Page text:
By combining focus groups and interviews with innovative research techniques, such as web-based discussions and Q methodology, this book provides insights into the daily experiences of those using the British transport system.
Despite an entitlement to a basic level of mobility, travel decision-making can be more complex for members of marginalised groups - this book therefore examines the complexities of travel amongst different social groups. The complex nature of travel for different social groups is the starting point for this book's investigation of the experiences of the extremely socially marginalized, compared to those who are fully included.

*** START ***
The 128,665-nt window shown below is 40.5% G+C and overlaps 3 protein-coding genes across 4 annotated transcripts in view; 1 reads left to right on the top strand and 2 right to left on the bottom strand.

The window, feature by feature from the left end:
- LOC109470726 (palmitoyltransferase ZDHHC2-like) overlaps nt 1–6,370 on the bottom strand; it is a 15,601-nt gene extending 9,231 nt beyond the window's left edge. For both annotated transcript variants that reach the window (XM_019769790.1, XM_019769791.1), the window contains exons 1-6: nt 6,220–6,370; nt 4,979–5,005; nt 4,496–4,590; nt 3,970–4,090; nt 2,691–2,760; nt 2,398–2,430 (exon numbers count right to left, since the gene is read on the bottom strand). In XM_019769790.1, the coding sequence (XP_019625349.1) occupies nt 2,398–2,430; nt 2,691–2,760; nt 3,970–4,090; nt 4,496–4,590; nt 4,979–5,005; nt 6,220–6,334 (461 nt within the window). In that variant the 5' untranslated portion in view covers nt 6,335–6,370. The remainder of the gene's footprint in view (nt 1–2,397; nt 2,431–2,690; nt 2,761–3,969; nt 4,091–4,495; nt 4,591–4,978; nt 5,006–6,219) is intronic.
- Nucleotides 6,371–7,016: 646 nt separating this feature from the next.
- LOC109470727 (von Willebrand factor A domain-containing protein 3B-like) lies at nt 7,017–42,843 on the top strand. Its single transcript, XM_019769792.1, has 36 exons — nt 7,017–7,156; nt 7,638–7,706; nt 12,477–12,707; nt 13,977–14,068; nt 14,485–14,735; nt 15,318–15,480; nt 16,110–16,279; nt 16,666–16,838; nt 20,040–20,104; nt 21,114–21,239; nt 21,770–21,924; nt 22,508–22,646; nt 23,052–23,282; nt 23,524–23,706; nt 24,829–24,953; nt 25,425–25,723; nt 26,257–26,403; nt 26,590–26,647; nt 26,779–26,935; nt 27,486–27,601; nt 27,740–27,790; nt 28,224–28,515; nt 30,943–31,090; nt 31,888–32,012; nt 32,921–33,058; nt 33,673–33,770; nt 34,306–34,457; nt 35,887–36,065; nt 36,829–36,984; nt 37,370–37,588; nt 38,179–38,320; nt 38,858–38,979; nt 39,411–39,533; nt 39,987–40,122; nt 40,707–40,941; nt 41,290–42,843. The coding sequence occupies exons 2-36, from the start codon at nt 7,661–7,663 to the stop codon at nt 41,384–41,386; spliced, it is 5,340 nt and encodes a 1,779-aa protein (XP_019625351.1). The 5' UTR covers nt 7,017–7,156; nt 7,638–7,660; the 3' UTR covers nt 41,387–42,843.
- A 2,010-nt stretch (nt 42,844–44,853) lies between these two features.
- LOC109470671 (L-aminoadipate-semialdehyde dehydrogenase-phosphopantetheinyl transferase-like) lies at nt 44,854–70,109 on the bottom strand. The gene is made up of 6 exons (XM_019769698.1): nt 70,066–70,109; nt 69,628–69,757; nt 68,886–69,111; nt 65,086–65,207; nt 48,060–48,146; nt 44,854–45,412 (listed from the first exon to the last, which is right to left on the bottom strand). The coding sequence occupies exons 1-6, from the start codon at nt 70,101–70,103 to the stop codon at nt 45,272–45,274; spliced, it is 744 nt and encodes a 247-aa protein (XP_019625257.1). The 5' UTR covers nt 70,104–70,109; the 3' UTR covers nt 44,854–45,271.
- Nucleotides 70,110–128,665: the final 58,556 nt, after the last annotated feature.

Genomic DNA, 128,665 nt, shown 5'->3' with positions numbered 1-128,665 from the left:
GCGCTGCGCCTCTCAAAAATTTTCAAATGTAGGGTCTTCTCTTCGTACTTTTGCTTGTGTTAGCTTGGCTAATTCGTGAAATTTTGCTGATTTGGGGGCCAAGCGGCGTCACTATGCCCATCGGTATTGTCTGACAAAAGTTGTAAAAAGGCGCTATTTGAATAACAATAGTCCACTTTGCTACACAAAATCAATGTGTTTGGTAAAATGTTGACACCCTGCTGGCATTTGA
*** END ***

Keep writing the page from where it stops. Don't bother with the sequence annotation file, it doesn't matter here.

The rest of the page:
By comparing the impacts of transport on individuals at different points on a scale of social inclusion/exclusion, the book reveals the nuanced and textured ways in which transport is embedded in people's lives and lifestyles. By analysing people's lived experience of transport, rather than focussing on economic or engineering factors, the book provides useful new insights into future transport needs.
It makes a compelling case that transport-related social exclusion has been neglected by local and regional policy makers and puts forward suggestions for best case practice for the future.